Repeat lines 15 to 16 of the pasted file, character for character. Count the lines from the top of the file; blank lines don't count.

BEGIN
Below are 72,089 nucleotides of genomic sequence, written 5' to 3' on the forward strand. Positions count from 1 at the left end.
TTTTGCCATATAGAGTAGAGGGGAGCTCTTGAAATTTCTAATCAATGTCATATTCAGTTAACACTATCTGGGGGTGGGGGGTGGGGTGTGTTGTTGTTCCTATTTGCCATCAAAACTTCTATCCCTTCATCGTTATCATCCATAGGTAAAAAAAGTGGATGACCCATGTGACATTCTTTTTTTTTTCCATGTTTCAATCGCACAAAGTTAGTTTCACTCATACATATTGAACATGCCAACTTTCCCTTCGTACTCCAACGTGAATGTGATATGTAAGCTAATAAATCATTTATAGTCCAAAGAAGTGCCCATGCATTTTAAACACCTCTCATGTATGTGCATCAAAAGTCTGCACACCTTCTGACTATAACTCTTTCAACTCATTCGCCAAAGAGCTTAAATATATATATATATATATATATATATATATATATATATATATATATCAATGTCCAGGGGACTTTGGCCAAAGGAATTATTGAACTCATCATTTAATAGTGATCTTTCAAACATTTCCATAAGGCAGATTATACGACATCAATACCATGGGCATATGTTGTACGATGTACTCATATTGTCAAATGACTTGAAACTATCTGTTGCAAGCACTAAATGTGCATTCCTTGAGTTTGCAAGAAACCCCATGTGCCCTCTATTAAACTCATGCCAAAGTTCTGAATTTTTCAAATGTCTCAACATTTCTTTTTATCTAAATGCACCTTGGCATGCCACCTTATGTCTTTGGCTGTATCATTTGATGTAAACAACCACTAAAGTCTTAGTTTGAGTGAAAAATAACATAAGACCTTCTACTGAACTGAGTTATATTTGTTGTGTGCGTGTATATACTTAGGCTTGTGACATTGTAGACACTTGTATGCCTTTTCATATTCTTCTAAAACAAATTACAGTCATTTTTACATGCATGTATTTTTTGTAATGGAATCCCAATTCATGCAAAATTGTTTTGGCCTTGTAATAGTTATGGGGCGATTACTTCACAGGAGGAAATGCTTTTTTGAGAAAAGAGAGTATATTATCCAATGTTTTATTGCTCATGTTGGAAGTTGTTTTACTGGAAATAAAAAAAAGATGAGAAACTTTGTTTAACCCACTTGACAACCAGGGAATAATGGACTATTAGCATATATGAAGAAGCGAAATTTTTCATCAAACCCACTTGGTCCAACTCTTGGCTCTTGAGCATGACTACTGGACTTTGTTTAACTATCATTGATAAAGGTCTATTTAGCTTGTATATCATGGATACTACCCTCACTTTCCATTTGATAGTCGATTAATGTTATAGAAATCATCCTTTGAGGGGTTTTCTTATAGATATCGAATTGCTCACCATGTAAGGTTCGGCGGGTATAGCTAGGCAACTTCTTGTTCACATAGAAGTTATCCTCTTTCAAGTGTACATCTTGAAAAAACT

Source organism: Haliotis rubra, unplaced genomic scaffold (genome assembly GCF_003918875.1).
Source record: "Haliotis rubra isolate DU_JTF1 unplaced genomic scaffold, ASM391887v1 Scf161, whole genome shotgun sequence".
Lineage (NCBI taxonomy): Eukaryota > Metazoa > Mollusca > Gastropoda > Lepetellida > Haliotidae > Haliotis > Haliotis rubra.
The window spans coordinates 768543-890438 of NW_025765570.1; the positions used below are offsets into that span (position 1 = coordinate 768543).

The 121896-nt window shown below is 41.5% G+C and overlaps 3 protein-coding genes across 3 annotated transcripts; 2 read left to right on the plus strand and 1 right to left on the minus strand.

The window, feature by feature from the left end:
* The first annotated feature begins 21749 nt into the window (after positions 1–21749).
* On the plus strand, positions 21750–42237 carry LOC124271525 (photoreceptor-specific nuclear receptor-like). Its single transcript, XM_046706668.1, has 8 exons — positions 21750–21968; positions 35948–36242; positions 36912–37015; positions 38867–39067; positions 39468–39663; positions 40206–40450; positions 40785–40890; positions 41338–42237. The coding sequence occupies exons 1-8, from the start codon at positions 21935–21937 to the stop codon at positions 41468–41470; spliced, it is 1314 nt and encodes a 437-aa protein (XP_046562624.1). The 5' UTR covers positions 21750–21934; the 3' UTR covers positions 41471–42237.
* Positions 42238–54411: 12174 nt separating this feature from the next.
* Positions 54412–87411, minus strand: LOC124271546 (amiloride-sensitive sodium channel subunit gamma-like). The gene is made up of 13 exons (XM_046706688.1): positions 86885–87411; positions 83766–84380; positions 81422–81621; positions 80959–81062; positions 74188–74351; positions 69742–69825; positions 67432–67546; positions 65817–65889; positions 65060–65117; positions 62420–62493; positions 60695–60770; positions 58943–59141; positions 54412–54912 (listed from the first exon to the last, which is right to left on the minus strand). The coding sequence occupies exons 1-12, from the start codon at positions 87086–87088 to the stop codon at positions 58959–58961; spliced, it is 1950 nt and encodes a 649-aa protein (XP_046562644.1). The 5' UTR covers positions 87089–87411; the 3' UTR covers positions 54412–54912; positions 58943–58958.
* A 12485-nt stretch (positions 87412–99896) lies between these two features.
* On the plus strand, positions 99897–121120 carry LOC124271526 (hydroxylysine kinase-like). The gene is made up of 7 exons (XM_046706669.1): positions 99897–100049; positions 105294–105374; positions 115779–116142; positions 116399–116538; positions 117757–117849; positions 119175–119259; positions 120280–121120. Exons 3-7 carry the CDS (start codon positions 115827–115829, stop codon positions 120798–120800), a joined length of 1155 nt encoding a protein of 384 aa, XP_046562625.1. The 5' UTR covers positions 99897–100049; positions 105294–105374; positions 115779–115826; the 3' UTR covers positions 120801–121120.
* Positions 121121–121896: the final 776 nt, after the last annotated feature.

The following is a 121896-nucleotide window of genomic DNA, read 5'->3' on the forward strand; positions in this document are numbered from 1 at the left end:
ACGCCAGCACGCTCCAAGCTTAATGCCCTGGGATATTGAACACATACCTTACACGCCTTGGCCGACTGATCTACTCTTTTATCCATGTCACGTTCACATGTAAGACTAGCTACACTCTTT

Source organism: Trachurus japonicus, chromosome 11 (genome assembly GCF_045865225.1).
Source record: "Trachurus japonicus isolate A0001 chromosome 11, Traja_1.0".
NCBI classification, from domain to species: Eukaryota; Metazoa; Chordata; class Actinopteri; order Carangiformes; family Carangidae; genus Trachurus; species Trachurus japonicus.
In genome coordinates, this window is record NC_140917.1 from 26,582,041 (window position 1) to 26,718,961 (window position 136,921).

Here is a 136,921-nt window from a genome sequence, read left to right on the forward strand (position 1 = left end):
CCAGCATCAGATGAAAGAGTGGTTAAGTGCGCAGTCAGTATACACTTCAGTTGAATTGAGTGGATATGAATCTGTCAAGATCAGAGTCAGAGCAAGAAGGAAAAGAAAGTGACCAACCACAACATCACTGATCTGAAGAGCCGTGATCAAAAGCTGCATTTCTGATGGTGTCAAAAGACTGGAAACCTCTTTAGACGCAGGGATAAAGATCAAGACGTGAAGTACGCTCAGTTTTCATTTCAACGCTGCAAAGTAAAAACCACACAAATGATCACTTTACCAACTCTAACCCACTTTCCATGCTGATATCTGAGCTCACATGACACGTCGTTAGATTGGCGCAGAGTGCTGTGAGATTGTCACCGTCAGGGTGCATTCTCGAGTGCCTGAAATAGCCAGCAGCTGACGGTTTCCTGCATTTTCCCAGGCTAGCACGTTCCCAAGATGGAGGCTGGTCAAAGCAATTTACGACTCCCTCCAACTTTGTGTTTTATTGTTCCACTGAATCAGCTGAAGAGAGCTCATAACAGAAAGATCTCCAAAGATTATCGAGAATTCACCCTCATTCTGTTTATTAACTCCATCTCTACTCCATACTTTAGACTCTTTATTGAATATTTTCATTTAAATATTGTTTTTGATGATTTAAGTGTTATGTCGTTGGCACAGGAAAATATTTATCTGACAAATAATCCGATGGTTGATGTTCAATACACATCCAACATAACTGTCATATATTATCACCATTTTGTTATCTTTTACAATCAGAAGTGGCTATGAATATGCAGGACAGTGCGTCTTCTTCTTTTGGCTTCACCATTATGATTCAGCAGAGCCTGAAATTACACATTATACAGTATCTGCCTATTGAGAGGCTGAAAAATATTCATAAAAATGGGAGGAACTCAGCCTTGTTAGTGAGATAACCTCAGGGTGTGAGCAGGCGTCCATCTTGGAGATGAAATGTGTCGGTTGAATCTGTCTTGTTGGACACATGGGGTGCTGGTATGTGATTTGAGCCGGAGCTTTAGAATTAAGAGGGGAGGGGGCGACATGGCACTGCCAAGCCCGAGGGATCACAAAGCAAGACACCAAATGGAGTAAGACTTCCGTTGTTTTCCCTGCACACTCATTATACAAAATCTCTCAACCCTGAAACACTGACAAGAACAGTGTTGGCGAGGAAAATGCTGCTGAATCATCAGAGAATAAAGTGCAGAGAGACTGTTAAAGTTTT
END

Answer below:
* Positions 121121–121896: the final 776 nt, after the last annotated feature.

The following is a 121896-nucleotide window of genomic DNA, read 5'->3' on the forward strand; positions in this document are numbered from 1 at the left end: